Below is the original image of me on a slackline captured on an iPhone 6 Plus by my wife, Laura. It’s a great shot! Laura captured the moment perfectly, but the image could use a little help from Snapseed to really make it ‘pop’! Above is the final image after editing in Snapseed and uploading to Instagram. Wow! It only took me about 2-3 minutes, and in only 5 easy steps! Here’s how I did it:
Step 1: Straighten and Crop Tools
Straighten the image using the Rotate tool if required, and then crop. For this image, I cropped in tighter, removing excess ‘clutter’, kept the sun in the image, and had the end of the slackline run out to the bottom right edge of the frame.
Step 2: HDR Scape Filter
This is a powerful tool to adjust exposure. You could adjust the exposure with more control using a number of different controls, but with just one step, this filter will brighten the shadows and bring back some detail into washed out highlights. You can also brighten or darken the overall image. Of the 4 settings: Nature, People, Fine and Strong; I tend to use Nature unless there are people in the shot. But I’ll run through Nature and People to see which one works better. Most photos can benefit from a little use of this filter, but be careful not to use overuse it, otherwise your image can come out looking too flat and fake. In general, I don’t exceed 50% with this or any setting. I used +40% of the Nature setting here, with brightness set at +50%.
Step 3: Drama Filter
This is where the magic happens. Like the previous filter, Drama accomplishes a lot in one step. Drama adds local contrast, sharpness or ‘pop’ to an image. There are a number of different filter settings at the bottom, and clicking each will give you a good idea of what it does, but the default setting is way too strong and the saturation too low, giving the image a ‘gritty’ feel. You can adjust to suit your taste, but for me, less is usually more. I generally use Drama 2, but dial the effect down somewhere between +10 – +50%, and then I raise the saturation up until it looks normal. For this image, I set the filter strength at +25%, and the saturation at -15%. Toggle the before/after selector on the top right to see how far you have taken the effect.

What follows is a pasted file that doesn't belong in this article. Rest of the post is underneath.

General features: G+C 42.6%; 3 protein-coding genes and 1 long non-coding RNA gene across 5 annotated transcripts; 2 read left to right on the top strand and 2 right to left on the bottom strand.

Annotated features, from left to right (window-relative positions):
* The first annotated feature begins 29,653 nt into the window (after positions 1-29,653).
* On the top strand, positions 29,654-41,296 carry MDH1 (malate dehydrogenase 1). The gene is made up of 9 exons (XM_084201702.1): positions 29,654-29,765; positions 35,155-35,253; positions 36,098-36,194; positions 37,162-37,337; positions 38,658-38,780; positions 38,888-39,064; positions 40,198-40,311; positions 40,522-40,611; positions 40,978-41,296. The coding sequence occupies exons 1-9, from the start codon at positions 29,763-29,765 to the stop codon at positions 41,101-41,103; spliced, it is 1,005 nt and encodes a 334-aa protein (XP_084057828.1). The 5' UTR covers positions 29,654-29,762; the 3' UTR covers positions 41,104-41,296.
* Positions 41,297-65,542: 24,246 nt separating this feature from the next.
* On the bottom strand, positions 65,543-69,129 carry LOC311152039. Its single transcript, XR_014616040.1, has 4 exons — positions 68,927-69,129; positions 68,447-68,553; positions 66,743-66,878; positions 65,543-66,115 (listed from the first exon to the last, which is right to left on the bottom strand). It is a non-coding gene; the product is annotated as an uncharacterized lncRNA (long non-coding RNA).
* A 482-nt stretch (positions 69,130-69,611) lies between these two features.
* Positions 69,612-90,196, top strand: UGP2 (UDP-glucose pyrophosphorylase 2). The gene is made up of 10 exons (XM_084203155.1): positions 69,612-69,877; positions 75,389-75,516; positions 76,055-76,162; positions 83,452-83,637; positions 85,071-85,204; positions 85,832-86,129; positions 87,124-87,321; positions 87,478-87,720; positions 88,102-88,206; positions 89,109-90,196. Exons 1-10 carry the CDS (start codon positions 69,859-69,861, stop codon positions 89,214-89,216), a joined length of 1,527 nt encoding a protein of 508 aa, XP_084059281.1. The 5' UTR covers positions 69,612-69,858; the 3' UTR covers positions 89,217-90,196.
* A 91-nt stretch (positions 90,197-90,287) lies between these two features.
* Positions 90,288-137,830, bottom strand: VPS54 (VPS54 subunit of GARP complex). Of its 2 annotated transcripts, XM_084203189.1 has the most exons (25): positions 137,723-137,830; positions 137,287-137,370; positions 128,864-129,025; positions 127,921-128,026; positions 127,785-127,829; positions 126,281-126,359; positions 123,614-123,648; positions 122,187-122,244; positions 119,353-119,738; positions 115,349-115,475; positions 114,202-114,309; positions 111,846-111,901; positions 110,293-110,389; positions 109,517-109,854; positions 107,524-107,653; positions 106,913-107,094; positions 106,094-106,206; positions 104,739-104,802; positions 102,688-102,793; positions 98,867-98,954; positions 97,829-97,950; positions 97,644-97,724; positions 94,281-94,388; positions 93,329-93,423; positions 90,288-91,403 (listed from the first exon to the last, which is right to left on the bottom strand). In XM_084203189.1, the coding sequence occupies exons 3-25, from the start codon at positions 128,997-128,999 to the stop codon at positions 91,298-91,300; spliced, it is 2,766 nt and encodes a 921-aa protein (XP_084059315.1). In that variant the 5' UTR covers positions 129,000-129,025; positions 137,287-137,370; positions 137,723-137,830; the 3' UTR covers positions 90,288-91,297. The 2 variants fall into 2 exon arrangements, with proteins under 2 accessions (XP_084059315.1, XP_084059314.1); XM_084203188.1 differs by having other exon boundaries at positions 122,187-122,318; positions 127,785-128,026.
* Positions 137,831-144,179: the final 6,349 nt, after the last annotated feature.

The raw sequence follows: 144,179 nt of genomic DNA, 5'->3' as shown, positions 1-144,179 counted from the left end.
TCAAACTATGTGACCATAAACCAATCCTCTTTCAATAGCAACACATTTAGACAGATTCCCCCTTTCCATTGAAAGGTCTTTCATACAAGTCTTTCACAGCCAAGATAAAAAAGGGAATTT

Step 4: Selective Tool
We are almost done. Go over the image and have a closer look at the details. Faces are one area that require special attention, and in most cases, could do with a tiny bit of brightening. I used the Selective tool to make a little circle around my face, and then I brighten it just a little. In this case, I used +10% brightness.
Step 5: Vignette Tool
In most cases, I add a vignette to isolate the subject. Some images look better with it, some look better without it. In this case, the bright areas to the right are distracting, and I used a vignette and moved it over the left center of the frame. The default Outer Brightness of -50 was fine, but I raised the Inner Brightness to +10. You could use some of the other filters, such as the Lens Blur to do it as well, but that look is a little harder to pull off.
The final image, as uploaded to Instagram, is on the top the page. I use these same 5 steps in about 90% of the images I upload to the web. Below is another before and after example I shot with my Sony RX100 of Laura at the National Mountain Bike Championship. Check out my Instagram feed for more examples!